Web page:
Does Louisville have what it takes to repeat as NCAA champion?
That's a Russdiculous question.
Because Russ Smith, aka Russdiculous, figures to be U of L's trump card this season.
Peyton Siva and Gorgui Dieng have moved on to the NBA. Chane Behanan is indefinitely suspended.
That leaves Smith and Wayne Black-shear as the only returning starters.
Smith averaged 18.7 points, 2.9 assists and 2.1 steals a game last season. A propensity to throw in a mystifying out-of-control play amidst his highlights caused Pitino to nickname his loveable 6-footer Russdiculous. The coach even has a racehorse by that name.
Smith, for his part, sometimes refers to his coach as Rickdiculous. And he embraces Russdiculous, even if some see it as derogatory.
"It's a nickname that I like," he said during U of L's media day. "Everybody knows me for it. ... There's a lot of people who've never played basketball before and they'll continue to call me Russdiculous even if I do something fundamental, so I can't really worry about what people think. I just have to worry about what's important. And what's important is winning games and trying to get to the next level."
Smith thought he was set to go to the next level after last season. Then he found out that NBA scouts didn't necessarily agree.
"It was more tough to find out that a lot of teams wouldn't maybe draft me or take me in the first round," he said. "Because when you look at guys that I put up numbers with in the tournament and the whole season, and just everything I've done, there should be no reason why."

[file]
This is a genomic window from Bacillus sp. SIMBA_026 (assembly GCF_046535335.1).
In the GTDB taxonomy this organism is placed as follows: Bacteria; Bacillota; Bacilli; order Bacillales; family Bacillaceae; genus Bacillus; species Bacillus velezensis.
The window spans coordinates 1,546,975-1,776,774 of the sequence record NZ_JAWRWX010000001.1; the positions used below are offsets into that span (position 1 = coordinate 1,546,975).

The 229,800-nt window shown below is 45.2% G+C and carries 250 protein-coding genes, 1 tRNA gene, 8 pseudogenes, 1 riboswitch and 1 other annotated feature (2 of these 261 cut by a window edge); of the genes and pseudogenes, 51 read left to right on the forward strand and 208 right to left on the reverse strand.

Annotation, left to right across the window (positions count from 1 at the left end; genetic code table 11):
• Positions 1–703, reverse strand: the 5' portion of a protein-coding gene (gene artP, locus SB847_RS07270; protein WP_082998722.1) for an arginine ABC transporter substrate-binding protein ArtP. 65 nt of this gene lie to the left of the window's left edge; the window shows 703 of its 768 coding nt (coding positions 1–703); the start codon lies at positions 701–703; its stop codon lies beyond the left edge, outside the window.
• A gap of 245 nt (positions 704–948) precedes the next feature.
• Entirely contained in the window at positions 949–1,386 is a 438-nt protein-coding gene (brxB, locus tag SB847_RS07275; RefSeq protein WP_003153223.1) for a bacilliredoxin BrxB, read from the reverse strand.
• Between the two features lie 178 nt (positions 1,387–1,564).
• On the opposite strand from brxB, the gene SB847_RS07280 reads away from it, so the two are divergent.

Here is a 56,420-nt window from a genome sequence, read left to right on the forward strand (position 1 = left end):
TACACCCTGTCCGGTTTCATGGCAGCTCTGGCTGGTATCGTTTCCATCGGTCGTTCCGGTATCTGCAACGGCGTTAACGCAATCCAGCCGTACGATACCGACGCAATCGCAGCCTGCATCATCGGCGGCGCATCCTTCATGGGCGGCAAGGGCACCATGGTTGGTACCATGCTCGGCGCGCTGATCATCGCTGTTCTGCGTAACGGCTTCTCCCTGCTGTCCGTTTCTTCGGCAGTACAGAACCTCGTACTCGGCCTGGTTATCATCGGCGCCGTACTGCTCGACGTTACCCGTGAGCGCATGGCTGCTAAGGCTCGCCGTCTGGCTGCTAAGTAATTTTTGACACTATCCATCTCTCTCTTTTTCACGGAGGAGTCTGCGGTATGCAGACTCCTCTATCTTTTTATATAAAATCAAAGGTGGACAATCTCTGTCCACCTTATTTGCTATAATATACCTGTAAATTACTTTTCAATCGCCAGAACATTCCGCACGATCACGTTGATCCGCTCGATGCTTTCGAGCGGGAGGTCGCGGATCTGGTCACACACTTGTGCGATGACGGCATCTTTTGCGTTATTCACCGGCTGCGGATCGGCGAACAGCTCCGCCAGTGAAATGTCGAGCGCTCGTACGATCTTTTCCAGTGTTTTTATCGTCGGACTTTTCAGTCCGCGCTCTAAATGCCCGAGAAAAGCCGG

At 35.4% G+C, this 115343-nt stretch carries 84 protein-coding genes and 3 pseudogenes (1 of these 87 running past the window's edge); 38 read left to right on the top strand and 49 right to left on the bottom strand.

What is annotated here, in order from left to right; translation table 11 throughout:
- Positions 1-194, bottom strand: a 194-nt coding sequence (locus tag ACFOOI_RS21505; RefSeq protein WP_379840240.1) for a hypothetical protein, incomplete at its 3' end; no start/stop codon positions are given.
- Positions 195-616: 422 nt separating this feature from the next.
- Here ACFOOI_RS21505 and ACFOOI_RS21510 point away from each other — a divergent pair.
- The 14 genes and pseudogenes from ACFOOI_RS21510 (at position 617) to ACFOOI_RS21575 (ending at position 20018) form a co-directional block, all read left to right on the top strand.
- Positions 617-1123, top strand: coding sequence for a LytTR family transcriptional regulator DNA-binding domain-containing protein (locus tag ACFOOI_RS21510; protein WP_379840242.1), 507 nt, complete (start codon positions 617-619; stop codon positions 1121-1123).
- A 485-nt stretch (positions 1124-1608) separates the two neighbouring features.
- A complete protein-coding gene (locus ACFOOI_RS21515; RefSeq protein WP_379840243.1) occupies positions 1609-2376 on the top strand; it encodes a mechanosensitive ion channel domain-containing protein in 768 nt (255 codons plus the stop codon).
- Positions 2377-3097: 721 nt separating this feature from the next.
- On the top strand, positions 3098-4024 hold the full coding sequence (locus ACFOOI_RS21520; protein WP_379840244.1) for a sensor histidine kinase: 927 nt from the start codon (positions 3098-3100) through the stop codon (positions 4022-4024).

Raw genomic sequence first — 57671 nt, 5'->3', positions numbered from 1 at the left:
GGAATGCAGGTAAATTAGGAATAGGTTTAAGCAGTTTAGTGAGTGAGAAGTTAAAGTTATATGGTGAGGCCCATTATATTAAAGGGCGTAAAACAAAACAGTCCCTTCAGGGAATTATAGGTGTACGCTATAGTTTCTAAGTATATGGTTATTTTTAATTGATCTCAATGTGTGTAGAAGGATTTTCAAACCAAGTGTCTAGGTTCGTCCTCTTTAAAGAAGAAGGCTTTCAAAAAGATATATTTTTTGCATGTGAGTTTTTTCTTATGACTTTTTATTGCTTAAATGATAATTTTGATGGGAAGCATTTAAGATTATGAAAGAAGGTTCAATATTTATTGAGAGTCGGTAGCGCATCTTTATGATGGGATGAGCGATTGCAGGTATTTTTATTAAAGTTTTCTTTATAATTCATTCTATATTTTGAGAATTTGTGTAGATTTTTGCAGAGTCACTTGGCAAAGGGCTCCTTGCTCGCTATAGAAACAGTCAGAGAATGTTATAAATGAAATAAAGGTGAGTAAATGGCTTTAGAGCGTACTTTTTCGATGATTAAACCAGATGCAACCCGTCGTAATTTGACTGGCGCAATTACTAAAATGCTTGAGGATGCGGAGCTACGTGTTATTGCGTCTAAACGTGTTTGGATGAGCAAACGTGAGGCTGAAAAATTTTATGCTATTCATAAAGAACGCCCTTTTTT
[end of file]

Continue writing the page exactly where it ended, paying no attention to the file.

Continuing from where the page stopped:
Smith called realizing that he wouldn't go in the first round "really humbling; so last year was probably one of the toughest times of my life."
Rather than preparing for his first season as a pro, Smith spent part of his summer playing for the East Coast All-Stars in the Four Nations Cup in Estonia. The American team competed against teams from Belarus, Estonia and the Slovak Republic. Smith averaged 23 points, 5.5 rebounds and five assists.
He called the experience fun. He says he had a chance to meet a lot of cool people. And he said he came back with his head on straight.
A pre-season All-American and the American Athletic Conference pre-season Player of the Year, Smith talks about making mature decisions and being a team player.
He says his off-season focus was "just being a leader really, and just showing people a different side of my game. ... Being more poised."
There is a certain hunger on his part to get back to college basketball's mountaintop once more. And he thinks the Cards' incoming recruits have an even stronger hunger to achieve what they have only heard about so far.
"It will be nice for the guys who've been here to try and let the young guys get a taste of that," he said.
A younger Russdiculous wouldn't have considered such a role.
"When I was younger, I couldn't admit that I was pretty selfish," he said. "I'd have dreams of scoring maybe 50 points in a game like (the finals) and maybe losing by one. But national championship game, to not have a big game, score 30 and to understand that and to sacrifice what you do best to help others win the game, I feel that's the kind of mature thing I've grown into."
The Most Outstanding Player of the Midwest Regional, Smith was held to nine points in the national championship game — one of only four games in which he did not score in double digits. Not a problem, he says, because the Cardinals won.
The biggest challenge to a repeat performance, he adds, "is just us staying focused for the whole year and understanding that every team wants to beat us."
In trying to motivate the Cards for another title run, Pitino has discussed some of the NBA's dynasties, as well as Florida's back-to-back national champions in 2006 and 2007.
"Just being focused, being humble and putting all our egos aside. If we can do that, then I think we'll be even better," Smith said. "And I'm learning to do that. I have to work with the new guys. ... I'm willing to sacrifice."
Mark Maloney: (859) 231-3229. Twitter: @markmaloneyhl. Blog: markmaloney.bloginky.com.